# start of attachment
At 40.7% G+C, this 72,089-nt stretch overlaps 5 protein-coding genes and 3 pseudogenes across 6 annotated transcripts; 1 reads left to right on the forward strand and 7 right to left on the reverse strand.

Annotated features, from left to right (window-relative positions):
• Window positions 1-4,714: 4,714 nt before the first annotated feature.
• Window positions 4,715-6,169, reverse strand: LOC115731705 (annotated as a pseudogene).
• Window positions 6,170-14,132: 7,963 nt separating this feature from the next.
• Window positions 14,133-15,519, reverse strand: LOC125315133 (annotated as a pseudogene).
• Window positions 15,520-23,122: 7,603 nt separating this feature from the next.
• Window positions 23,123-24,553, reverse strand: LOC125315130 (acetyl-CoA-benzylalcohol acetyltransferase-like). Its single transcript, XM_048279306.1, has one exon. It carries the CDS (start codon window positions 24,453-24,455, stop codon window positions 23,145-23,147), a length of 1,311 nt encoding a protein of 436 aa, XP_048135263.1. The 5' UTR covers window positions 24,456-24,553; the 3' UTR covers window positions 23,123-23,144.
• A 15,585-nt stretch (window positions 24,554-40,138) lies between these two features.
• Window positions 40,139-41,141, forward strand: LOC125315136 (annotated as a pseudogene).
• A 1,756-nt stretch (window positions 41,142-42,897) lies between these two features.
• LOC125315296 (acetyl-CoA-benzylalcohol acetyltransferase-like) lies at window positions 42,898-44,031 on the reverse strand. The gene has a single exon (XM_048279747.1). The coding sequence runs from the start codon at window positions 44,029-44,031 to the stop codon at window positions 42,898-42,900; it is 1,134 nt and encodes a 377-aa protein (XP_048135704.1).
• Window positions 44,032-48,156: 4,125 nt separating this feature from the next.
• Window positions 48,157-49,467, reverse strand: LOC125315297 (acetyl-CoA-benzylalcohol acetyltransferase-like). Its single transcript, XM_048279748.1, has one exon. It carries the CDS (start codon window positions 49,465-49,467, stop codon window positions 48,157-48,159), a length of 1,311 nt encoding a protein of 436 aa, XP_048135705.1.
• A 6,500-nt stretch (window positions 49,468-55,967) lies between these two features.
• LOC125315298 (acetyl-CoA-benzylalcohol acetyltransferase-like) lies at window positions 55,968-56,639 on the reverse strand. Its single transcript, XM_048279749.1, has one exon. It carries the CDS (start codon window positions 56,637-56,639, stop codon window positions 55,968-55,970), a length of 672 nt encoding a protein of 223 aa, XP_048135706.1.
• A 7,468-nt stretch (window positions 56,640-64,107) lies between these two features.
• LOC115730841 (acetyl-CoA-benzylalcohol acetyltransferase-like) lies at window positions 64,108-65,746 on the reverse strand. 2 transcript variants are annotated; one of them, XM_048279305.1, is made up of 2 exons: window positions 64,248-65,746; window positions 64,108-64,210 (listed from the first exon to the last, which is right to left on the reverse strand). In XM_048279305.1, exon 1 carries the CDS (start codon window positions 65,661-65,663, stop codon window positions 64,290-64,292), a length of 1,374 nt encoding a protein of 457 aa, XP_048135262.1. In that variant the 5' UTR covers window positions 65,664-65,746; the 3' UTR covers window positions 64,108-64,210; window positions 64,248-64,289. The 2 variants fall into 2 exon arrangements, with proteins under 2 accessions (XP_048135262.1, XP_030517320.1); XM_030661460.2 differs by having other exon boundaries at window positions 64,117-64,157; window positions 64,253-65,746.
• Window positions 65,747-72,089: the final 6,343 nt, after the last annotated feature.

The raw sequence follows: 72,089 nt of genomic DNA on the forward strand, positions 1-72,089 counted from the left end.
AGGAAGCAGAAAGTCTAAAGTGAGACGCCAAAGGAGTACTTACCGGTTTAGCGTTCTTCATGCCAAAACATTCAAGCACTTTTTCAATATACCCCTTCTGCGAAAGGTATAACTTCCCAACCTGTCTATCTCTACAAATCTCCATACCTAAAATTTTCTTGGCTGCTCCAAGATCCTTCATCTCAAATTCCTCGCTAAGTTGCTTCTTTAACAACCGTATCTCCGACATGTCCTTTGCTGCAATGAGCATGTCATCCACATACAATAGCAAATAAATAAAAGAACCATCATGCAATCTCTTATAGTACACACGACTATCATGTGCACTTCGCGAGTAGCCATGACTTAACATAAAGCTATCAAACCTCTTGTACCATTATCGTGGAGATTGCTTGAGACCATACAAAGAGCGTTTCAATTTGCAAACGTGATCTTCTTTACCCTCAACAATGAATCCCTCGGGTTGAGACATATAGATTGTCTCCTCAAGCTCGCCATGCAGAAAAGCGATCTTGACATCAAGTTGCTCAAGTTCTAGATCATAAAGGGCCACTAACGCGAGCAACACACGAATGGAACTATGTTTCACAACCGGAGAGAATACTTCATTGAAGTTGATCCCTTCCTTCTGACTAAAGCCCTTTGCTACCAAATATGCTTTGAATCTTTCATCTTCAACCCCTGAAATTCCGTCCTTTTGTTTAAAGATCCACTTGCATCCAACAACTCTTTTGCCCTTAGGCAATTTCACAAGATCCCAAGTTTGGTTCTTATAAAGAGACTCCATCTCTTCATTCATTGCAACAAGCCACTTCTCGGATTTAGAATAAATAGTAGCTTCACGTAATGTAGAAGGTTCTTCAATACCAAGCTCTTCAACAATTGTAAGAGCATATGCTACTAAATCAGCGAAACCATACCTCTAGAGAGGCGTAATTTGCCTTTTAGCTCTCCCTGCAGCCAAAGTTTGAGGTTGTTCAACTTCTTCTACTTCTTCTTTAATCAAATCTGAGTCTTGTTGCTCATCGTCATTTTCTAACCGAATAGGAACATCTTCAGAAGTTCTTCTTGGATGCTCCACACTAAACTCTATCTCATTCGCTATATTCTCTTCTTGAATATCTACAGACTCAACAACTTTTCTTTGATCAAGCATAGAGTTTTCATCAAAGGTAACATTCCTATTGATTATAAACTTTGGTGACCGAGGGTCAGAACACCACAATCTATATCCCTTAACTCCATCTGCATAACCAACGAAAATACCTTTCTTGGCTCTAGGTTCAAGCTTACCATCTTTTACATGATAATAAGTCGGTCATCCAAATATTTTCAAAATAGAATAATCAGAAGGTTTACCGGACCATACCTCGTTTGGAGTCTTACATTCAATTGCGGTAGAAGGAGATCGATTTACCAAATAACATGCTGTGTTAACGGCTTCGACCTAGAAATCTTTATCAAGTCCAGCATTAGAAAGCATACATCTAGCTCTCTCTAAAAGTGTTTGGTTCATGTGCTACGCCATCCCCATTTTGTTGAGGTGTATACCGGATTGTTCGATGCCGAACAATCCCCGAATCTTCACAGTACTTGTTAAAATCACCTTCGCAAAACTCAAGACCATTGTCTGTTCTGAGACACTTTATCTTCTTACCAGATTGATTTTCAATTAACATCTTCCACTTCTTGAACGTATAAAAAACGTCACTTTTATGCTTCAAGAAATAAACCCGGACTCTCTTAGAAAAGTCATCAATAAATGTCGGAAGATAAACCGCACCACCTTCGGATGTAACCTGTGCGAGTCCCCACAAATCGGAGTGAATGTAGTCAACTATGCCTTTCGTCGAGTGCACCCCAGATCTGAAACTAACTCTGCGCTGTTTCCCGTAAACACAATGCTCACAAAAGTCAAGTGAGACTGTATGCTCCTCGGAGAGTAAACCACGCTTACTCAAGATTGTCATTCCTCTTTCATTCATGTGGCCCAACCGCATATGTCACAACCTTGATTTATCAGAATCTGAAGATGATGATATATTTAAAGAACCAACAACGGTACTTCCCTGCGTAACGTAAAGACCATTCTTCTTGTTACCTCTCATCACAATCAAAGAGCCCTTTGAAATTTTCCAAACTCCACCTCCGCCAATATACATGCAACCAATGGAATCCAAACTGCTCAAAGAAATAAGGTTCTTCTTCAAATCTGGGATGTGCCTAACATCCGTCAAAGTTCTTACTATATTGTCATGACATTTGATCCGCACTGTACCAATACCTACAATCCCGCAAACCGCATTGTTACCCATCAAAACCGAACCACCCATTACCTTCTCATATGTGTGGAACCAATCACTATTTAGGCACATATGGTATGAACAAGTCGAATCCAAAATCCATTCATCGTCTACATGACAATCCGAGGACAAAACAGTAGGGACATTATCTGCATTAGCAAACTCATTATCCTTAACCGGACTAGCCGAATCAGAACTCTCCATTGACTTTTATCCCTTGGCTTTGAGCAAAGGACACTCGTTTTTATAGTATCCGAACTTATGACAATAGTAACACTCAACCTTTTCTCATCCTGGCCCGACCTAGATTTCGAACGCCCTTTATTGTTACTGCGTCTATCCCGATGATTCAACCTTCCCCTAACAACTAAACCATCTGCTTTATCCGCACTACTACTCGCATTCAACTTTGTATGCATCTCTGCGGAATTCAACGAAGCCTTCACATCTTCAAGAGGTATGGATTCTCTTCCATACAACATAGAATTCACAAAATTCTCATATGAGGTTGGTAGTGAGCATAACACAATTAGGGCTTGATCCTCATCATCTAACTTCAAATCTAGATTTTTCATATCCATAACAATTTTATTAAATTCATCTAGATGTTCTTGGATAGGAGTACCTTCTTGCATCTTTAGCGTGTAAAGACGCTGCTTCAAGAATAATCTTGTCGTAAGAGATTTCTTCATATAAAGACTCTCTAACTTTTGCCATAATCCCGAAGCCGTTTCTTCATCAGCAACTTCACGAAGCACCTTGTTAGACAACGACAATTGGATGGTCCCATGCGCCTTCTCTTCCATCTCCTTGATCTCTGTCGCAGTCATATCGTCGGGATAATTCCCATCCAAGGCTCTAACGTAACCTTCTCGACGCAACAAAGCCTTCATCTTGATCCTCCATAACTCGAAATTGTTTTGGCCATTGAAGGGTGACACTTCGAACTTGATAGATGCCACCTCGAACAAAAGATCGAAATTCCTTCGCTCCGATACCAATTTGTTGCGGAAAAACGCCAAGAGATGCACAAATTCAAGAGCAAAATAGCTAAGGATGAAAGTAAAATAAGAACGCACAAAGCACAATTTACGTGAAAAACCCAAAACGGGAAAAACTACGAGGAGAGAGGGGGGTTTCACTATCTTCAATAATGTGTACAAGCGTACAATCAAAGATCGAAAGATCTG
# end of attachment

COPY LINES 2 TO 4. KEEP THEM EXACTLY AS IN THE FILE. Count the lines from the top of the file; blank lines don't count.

Annotated features, from left to right (window-relative positions):
• Window positions 1-4,714: 4,714 nt before the first annotated feature.
• Window positions 4,715-6,169, reverse strand: LOC115731705 (annotated as a pseudogene).